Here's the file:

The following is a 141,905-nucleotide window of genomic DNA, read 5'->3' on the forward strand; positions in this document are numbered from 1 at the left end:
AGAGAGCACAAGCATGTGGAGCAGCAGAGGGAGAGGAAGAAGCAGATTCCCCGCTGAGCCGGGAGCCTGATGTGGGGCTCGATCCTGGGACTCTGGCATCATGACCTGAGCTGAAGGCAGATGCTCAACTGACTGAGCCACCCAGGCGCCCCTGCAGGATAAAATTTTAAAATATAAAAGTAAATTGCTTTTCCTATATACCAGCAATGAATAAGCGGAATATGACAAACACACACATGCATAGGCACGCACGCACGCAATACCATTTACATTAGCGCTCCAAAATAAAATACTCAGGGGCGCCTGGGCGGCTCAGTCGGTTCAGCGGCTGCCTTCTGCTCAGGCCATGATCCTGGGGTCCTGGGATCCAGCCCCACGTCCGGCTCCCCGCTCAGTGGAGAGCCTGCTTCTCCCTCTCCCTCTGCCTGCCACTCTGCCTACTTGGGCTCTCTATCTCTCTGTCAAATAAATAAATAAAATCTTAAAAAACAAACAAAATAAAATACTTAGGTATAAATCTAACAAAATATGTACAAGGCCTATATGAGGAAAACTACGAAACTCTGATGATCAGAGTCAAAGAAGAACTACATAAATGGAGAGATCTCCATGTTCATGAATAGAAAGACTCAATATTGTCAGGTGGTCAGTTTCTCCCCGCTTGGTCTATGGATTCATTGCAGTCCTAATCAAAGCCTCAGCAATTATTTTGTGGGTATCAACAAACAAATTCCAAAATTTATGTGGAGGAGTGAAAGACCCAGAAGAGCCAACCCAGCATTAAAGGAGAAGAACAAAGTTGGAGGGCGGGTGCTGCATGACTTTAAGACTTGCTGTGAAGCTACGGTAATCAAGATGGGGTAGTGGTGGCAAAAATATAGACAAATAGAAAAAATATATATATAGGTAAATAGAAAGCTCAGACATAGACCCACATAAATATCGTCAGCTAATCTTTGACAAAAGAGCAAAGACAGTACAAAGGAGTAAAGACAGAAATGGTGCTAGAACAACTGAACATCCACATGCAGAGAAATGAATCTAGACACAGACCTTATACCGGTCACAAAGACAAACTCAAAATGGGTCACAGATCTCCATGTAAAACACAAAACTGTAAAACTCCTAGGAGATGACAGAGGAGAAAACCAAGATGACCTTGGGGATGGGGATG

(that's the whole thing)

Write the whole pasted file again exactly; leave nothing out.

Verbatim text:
The following is a 141,905-nucleotide window of genomic DNA, read 5'->3' on the forward strand; positions in this document are numbered from 1 at the left end:
AGAGAGCACAAGCATGTGGAGCAGCAGAGGGAGAGGAAGAAGCAGATTCCCCGCTGAGCCGGGAGCCTGATGTGGGGCTCGATCCTGGGACTCTGGCATCATGACCTGAGCTGAAGGCAGATGCTCAACTGACTGAGCCACCCAGGCGCCCCTGCAGGATAAAATTTTAAAATATAAAAGTAAATTGCTTTTCCTATATACCAGCAATGAATAAGCGGAATATGACAAACACACACATGCATAGGCACGCACGCACGCAATACCATTTACATTAGCGCTCCAAAATAAAATACTCAGGGGCGCCTGGGCGGCTCAGTCGGTTCAGCGGCTGCCTTCTGCTCAGGCCATGATCCTGGGGTCCTGGGATCCAGCCCCACGTCCGGCTCCCCGCTCAGTGGAGAGCCTGCTTCTCCCTCTCCCTCTGCCTGCCACTCTGCCTACTTGGGCTCTCTATCTCTCTGTCAAATAAATAAATAAAATCTTAAAAAACAAACAAAATAAAATACTTAGGTATAAATCTAACAAAATATGTACAAGGCCTATATGAGGAAAACTACGAAACTCTGATGATCAGAGTCAAAGAAGAACTACATAAATGGAGAGATCTCCATGTTCATGAATAGAAAGACTCAATATTGTCAGGTGGTCAGTTTCTCCCCGCTTGGTCTATGGATTCATTGCAGTCCTAATCAAAGCCTCAGCAATTATTTTGTGGGTATCAACAAACAAATTCCAAAATTTATGTGGAGGAGTGAAAGACCCAGAAGAGCCAACCCAGCATTAAAGGAGAAGAACAAAGTTGGAGGGCGGGTGCTGCATGACTTTAAGACTTGCTGTGAAGCTACGGTAATCAAGATGGGGTAGTGGTGGCAAAAATATAGACAAATAGAAAAAATATATATATAGGTAAATAGAAAGCTCAGACATAGACCCACATAAATATCGTCAGCTAATCTTTGACAAAAGAGCAAAGACAGTACAAAGGAGTAAAGACAGAAATGGTGCTAGAACAACTGAACATCCACATGCAGAGAAATGAATCTAGACACAGACCTTATACCGGTCACAAAGACAAACTCAAAATGGGTCACAGATCTCCATGTAAAACACAAAACTGTAAAACTCCTAGGAGATGACAGAGGAGAAAACCAAGATGACCTTGGGGATGGGGATG